BUFFALO NEWS EDITORIAL: Two changes needed in historic tax credit program
Gov. Andrew M. Cuomo delivered good news for the long-term prospects of rehabilitating commercial properties with his proposal to extend the state’s tax credits for renovating those buildings.
The tax credit program, which was due to expire next year, has been a key factor in Buffalo’s revitalization. One example is developer Rocco Termini’s spectacular makeover of the Hotel @ the Lafayette downtown.
In his proposed 2013 budget, Cuomo wants to extend the program for five years, through 2019. He also wants to soften restrictions on use of the credits, a move that will enlarge the pool of investors. The money lost from the tax credits will be more than made up by the new economic development in New York.
However, the governor’s proposal could use a couple of tweaks. The cap on the credits should be raised from $5 million to $12 million, which would allow developers to tackle bigger projects, such as the old AM&A’s store on Main Street. Sen. Mark J. Grisanti, R-Buffalo, is pushing for the increase.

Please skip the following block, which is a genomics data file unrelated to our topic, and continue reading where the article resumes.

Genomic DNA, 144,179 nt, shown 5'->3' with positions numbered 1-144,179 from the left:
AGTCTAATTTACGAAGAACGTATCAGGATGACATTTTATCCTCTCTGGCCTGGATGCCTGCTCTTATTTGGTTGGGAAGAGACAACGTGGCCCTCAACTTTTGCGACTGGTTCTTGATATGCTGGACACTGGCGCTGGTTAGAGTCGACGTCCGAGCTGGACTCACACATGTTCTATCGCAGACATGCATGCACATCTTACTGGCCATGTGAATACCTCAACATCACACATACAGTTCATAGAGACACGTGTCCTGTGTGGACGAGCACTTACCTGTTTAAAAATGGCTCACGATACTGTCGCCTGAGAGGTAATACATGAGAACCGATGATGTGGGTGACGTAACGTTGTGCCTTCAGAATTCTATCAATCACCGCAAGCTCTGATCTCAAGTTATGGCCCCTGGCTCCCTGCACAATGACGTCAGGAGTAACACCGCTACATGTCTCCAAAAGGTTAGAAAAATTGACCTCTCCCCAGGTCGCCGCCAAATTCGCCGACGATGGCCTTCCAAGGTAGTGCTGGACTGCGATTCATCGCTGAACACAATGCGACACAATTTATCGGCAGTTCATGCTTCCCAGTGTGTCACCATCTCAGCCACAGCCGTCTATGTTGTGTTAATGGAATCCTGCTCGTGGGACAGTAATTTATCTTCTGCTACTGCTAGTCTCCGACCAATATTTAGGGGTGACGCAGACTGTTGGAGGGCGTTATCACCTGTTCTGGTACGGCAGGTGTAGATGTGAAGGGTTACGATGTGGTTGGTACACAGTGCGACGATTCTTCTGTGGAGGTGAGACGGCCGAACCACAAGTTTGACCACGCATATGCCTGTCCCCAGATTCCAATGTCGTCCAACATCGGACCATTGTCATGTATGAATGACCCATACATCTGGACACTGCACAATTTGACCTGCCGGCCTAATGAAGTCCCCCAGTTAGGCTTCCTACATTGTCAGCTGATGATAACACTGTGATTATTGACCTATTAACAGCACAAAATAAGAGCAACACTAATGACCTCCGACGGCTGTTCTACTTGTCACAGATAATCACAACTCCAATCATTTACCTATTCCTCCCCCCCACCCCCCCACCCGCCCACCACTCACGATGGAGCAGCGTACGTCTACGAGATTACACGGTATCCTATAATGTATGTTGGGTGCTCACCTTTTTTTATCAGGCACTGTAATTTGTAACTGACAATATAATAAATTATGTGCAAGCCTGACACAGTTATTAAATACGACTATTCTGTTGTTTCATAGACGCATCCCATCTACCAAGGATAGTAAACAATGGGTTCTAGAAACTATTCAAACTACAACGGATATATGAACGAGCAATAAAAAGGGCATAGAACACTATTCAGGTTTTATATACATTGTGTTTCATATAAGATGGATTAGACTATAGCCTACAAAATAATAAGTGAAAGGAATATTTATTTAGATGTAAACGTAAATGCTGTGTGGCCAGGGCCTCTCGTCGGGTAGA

And a similar extension of the incentive for owner-occupied historic homes was not part of the budget proposal. That oversight should be corrected when Cuomo submits budget amendments in the next few weeks.
The residential program now provides up to a $50,000 incentive per project, covering 20 percent of qualified rehabilitation costs – roof repairs, new heating systems, masonry repair, window maintenance and more. The incentive targets historic properties in distressed census tracts. More than 800 applicants in 58 municipalities across the state have utilized the program, generating $21.5 million in private reinvestment in these historic homes. Buffalo is leading the way, with more than 120 applicants.
All of this momentum will be lost if the governor fails to extend the homeowner credit in its current format. The governor’s budget would lower the incentive to $25,000 per project and restrict the program to ultra-distressed census tracts, effectively carving Buffalo and most other municipalities out of the program altogether.
The Preservation League of New York State estimates that only 156 homes in Buffalo would qualify for the restricted program, in contrast to the more than 4,700 homes that are eligible now.
Cuomo’s proposal to extend the historic tax credits for commercial buildings is a welcome change. Raising the tax credit limit on the program and dropping the proposed restrictions on owner-occupied historic homes will make the program much more effective.